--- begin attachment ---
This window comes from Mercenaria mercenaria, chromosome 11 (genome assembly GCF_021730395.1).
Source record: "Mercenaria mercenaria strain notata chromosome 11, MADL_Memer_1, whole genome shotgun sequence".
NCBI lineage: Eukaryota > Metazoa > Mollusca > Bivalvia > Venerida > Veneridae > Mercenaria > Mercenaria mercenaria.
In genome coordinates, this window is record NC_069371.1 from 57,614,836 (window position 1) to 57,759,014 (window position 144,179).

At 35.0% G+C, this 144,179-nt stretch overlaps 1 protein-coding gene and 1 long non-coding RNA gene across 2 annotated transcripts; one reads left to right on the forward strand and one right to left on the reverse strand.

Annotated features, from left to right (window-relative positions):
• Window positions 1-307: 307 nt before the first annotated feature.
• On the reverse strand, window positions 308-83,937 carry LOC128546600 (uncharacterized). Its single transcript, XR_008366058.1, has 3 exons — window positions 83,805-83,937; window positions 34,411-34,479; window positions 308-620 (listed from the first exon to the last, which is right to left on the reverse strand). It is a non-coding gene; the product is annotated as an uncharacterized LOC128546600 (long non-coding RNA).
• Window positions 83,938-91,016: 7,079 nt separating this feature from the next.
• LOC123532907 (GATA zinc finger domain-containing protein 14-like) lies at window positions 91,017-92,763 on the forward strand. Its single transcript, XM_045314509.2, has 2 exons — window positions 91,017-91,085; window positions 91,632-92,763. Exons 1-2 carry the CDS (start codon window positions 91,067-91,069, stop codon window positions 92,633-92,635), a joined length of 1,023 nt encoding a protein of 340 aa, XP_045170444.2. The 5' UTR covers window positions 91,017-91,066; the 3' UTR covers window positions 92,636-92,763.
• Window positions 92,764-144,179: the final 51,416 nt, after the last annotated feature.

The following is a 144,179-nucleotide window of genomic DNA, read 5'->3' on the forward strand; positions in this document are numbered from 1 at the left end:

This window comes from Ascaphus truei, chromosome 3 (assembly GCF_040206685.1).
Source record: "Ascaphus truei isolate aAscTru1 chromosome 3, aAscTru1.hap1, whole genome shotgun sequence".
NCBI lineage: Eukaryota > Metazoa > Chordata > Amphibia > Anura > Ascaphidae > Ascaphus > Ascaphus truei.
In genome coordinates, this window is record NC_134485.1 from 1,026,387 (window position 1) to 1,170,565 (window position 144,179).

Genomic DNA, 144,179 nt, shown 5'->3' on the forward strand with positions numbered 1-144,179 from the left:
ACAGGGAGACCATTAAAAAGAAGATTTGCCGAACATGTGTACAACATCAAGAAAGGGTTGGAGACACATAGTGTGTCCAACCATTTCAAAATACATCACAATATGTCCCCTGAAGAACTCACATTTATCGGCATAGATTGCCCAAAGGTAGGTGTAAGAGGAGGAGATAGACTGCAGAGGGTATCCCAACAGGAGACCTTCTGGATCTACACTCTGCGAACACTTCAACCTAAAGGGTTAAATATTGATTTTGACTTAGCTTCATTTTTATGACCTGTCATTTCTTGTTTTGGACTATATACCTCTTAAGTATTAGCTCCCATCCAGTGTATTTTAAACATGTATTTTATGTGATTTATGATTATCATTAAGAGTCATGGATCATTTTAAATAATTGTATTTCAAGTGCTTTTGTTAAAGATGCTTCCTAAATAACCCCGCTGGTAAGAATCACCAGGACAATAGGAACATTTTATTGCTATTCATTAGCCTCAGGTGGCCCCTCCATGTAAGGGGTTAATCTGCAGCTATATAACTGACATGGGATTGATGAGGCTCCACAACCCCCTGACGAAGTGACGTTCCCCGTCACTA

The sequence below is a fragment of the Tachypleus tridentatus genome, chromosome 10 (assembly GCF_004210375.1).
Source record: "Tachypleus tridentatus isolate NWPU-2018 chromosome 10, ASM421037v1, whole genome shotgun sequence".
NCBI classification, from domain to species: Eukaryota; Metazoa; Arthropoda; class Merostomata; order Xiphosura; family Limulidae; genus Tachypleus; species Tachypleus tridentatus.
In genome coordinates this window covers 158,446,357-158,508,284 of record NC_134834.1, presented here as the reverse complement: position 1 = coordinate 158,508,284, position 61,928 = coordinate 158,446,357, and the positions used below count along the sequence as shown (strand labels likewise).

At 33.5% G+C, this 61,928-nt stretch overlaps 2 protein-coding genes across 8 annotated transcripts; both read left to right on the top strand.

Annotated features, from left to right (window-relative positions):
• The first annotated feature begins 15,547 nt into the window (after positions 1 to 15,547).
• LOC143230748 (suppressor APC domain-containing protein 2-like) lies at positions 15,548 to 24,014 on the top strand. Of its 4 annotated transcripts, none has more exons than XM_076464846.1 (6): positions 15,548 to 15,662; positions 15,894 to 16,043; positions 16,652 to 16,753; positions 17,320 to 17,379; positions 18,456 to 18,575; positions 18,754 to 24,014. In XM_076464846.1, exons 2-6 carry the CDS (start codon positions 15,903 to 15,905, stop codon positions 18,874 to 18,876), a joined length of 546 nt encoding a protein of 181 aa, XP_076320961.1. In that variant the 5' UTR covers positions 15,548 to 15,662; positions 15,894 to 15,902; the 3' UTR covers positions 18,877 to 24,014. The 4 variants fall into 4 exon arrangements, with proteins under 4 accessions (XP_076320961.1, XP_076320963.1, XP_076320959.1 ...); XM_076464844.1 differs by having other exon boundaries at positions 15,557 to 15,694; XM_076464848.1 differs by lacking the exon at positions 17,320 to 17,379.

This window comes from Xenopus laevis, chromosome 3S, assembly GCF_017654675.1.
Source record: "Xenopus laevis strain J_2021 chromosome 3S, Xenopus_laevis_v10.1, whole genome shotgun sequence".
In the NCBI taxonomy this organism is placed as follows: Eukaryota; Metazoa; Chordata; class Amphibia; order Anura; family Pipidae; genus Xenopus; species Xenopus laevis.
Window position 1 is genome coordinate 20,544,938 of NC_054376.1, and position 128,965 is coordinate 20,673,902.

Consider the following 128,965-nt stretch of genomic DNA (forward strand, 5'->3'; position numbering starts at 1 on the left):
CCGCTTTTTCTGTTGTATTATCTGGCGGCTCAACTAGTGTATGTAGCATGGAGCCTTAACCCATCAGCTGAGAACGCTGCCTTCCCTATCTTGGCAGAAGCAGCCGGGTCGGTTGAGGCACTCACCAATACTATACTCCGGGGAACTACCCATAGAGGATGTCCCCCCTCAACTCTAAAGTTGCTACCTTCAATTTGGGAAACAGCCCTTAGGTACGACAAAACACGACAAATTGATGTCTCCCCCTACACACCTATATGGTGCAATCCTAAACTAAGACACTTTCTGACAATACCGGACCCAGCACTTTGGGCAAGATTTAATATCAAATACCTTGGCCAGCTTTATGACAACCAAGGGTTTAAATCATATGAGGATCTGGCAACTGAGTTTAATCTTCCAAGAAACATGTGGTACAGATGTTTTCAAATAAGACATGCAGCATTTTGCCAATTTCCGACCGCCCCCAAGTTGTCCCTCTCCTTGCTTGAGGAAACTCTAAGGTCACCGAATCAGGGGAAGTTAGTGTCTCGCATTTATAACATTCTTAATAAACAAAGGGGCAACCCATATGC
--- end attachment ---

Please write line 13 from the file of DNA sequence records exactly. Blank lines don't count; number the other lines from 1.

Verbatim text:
This window comes from Ascaphus truei, chromosome 3 (assembly GCF_040206685.1).